Wayne Ambulance, owned by Lackawanna Ambulance Company, which is new to Honesdale Borough, will take over Honesdale EMS with all its equipment, and hire most of its employees.
The two companies were vying for the Honesdale business when it appeared to many that the borough wasn’t big enough for two companies. That’s why the two companies had their trucks at curbside with their motors running in order to respond to an emergency quickly. Because the Automatic Vehicle Locator (AVL) was used by the ComCenter to find the ambulance closest to an emergency, they both adopted the curbside practice. Now the companies will be working together.
“It was an asset sale,” said Michael McCormick, Wayne Ambulance Vice President. “We purchased equipment but not real estate.” He said he could not comment on the exact cost of the transaction. “We are offering billing staff and field personnel employment. We have not decided as yet on their management personnel.”
McCormick said that his company had already held two orientation classes for the former employees and are still accepting applications from them.
How did all this come about?
When the Texas Township Fire Company #4 offered part of their building for rent, Lackawanna Ambulance decided to expand into Honesdale as a promising business venture, and they moved into the building.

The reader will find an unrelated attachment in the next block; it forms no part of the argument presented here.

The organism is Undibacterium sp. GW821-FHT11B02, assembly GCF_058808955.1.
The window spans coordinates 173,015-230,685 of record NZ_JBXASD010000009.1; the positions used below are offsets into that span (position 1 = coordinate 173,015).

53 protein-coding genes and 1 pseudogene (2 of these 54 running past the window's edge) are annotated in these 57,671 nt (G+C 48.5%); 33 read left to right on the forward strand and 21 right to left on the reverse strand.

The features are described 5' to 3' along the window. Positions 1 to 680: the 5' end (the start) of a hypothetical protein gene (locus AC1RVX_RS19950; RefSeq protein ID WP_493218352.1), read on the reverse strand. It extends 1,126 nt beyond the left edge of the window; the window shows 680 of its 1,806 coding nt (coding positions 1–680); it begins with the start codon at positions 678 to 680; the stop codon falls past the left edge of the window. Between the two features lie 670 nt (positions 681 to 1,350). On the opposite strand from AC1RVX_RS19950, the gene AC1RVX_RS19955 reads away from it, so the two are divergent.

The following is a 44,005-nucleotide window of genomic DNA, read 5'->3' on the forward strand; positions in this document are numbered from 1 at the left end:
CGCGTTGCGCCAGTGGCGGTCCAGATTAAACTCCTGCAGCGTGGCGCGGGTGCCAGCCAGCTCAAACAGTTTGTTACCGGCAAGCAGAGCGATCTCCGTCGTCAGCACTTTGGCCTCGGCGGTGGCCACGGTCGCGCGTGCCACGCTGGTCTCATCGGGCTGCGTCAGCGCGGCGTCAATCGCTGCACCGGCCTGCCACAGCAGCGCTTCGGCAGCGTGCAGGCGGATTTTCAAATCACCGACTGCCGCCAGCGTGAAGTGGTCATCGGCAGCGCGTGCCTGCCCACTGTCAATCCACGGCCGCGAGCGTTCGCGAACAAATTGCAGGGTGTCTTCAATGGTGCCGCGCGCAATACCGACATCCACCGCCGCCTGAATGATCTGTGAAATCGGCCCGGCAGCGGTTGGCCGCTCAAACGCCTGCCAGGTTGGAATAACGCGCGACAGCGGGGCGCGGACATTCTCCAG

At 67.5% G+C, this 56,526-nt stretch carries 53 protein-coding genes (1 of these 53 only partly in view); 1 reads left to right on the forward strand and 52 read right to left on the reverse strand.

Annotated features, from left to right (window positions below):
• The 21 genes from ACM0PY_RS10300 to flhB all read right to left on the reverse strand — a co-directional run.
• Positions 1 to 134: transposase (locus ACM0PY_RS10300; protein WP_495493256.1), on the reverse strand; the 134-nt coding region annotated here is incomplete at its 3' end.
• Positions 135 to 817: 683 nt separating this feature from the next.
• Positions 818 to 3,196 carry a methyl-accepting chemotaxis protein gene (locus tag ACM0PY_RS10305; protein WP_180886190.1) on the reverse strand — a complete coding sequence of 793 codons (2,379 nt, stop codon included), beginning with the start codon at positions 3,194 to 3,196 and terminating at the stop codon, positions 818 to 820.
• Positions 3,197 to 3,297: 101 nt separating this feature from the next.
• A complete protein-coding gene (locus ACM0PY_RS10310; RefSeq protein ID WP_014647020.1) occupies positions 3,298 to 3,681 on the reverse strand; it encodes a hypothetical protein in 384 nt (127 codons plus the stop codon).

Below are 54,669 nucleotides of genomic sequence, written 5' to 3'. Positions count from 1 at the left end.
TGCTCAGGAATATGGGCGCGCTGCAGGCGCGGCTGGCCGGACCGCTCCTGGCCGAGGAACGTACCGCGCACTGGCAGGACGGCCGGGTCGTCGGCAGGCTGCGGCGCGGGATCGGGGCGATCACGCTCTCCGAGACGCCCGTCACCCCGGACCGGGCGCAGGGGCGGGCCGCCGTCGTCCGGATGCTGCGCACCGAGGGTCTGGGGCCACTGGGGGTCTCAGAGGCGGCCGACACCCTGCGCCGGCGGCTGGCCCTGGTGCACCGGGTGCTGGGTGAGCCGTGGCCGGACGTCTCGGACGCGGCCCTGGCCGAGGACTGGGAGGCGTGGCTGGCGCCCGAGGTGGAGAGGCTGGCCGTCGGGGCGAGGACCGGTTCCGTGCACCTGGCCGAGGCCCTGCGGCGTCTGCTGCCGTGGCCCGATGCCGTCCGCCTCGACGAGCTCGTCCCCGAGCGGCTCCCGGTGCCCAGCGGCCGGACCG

When the original ambulance company—Honesdale EMS—had to leave its building at Industrial Point at the eastern end of 12th Street because of damage from an earthquake, they moved out of Honesdale to the former Honesdale Auto Agency on Lake Ariel Highway, south of the borough. The company later returned to its original location at Industrial Point on 12th Street within the boundaries of the borough before the sale.
“Because of the competition coming from the new company, Honesdale EMS asked the borough if they could be constituted the official ambulance service,” said Councilman Bob Jennings, who serves at the borough’s safety committee chairman. “The council decided that the company nearest to an emergency site would be the first called,” he said. The ComCenter—the 911 Center—arrived at the same conclusion, he said.
Brian Smith, chairman of the Wayne County Commissioners, stated at the August 21 commissioners meeting that the EMS of NEPA is the responsible entity for approving the licensed ambulance service within the northeast area. Smith insisted that the county has no control over who may be able to come in and operate in the county.
Wayne Ambulance did not buy the Honesdale EMS building at Industrial Point. Honesdale EMS is embroiled in a lawsuit against its insurance company. “The insurance company did not pay any claims after the building was condemned,” said Stan Pratt, community relations director for Honesdale EMS. “Even though we are not functioning as an emergency service, the company still exists.”
Pratt said that the company intends to sell the building on Lake Ariel Highway where they moved after their building was condemned.
“I would imagine that we will sell the Industrial Point building eventually,” Pratt said.